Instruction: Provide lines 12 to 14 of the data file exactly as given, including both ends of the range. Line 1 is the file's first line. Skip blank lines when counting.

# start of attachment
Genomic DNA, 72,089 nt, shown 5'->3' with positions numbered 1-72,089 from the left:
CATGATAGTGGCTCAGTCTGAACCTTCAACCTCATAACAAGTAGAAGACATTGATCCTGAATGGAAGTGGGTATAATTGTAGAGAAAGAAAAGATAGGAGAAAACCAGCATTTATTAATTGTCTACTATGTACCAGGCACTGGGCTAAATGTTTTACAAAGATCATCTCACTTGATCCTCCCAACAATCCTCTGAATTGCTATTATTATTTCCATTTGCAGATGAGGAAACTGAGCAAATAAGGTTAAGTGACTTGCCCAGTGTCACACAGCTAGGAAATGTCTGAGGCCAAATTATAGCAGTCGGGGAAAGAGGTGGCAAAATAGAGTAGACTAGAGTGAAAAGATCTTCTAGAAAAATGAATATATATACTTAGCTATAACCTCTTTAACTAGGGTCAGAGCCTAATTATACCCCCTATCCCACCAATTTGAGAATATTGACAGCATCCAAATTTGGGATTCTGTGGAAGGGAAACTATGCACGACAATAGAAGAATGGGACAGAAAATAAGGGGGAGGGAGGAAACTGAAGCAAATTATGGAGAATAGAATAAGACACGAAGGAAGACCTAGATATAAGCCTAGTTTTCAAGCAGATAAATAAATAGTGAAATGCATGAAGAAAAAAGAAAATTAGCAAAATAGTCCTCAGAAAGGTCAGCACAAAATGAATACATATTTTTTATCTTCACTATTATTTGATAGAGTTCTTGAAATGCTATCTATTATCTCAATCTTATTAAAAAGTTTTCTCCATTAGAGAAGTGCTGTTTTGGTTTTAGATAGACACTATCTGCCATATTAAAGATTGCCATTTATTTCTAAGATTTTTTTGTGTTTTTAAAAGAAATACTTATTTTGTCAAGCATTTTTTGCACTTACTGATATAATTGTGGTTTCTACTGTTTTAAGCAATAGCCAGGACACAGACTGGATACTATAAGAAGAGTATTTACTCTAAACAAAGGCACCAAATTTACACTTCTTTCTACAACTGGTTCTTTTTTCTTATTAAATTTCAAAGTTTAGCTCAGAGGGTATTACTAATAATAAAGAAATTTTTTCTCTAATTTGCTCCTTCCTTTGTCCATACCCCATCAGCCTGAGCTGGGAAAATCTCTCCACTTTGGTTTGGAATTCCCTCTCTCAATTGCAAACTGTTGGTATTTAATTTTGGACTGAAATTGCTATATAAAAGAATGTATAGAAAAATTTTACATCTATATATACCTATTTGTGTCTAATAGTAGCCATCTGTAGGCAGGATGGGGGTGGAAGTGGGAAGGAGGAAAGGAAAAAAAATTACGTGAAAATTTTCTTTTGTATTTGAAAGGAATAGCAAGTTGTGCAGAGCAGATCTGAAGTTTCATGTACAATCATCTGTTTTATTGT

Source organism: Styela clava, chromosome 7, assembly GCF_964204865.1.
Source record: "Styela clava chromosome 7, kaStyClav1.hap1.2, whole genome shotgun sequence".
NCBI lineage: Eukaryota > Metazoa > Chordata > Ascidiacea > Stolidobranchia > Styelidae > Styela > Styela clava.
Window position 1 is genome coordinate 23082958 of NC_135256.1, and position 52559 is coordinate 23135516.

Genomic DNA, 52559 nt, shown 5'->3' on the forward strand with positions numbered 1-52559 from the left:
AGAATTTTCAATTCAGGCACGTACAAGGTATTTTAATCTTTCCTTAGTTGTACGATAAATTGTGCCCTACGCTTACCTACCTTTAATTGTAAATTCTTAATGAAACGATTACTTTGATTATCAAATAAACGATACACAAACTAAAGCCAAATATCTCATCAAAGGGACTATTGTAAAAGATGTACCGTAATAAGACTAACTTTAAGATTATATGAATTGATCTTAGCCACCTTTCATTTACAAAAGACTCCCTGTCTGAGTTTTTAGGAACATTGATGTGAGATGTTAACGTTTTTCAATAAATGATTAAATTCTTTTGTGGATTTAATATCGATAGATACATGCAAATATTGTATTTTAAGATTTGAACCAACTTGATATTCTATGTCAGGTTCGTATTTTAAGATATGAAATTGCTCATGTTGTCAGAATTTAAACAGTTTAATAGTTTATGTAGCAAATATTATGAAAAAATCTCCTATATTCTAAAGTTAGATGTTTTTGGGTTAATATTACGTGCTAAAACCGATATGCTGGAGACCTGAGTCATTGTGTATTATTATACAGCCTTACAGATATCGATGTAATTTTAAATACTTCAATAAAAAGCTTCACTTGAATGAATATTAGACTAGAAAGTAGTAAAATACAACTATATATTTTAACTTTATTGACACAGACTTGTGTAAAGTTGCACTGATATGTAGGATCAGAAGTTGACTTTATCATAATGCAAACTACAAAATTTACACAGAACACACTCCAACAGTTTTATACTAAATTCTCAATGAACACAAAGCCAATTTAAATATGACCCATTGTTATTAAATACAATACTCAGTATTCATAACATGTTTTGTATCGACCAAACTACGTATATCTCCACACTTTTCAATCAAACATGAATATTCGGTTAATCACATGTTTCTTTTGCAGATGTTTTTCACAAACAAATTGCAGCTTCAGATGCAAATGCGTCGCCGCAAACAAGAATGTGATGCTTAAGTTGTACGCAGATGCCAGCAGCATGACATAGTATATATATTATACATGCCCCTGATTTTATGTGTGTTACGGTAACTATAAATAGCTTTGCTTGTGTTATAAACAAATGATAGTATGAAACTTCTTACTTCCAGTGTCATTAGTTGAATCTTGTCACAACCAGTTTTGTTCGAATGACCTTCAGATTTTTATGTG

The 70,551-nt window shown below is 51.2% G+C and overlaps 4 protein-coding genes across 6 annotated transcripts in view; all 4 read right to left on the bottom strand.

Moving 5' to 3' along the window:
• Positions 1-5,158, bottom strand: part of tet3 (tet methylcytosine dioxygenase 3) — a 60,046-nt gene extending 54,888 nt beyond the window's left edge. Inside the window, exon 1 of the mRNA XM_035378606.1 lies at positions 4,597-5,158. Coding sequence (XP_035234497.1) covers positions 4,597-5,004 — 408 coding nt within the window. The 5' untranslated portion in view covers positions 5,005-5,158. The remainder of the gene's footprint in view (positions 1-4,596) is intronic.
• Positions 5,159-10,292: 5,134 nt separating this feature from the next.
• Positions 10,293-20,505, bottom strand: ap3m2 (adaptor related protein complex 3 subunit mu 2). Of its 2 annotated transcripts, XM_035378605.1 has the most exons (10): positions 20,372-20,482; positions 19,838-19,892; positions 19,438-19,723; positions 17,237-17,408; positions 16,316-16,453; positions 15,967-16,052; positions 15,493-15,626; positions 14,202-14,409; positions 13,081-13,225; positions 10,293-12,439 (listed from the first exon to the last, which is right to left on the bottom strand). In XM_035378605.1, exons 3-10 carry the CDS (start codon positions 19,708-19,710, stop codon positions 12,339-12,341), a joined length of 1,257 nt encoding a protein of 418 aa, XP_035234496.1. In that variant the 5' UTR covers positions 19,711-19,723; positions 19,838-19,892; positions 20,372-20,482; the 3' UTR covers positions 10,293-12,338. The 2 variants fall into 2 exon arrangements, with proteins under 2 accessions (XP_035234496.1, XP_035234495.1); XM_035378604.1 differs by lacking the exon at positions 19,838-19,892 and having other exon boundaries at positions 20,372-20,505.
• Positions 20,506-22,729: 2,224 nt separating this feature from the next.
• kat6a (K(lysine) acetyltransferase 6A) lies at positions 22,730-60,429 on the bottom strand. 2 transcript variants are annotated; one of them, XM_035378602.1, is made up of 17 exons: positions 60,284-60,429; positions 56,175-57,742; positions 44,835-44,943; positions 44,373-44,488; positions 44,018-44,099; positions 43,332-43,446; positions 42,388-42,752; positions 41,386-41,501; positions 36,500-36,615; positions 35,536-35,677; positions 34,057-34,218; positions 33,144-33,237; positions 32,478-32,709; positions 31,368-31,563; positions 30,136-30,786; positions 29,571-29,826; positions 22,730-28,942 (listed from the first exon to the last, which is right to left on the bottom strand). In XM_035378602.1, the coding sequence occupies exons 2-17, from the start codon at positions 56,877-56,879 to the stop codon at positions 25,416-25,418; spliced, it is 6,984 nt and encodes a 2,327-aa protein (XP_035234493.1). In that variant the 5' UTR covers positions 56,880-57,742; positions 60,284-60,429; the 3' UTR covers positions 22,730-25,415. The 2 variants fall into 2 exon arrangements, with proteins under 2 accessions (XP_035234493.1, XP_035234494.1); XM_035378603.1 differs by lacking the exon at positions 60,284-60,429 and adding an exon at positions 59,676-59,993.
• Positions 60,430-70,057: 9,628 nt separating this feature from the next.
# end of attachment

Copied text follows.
• Positions 5,159-10,292: 5,134 nt separating this feature from the next.
• Positions 10,293-20,505, bottom strand: ap3m2 (adaptor related protein complex 3 subunit mu 2). Of its 2 annotated transcripts, XM_035378605.1 has the most exons (10): positions 20,372-20,482; positions 19,838-19,892; positions 19,438-19,723; positions 17,237-17,408; positions 16,316-16,453; positions 15,967-16,052; positions 15,493-15,626; positions 14,202-14,409; positions 13,081-13,225; positions 10,293-12,439 (listed from the first exon to the last, which is right to left on the bottom strand). In XM_035378605.1, exons 3-10 carry the CDS (start codon positions 19,708-19,710, stop codon positions 12,339-12,341), a joined length of 1,257 nt encoding a protein of 418 aa, XP_035234496.1. In that variant the 5' UTR covers positions 19,711-19,723; positions 19,838-19,892; positions 20,372-20,482; the 3' UTR covers positions 10,293-12,338. The 2 variants fall into 2 exon arrangements, with proteins under 2 accessions (XP_035234496.1, XP_035234495.1); XM_035378604.1 differs by lacking the exon at positions 19,838-19,892 and having other exon boundaries at positions 20,372-20,505.
• Positions 20,506-22,729: 2,224 nt separating this feature from the next.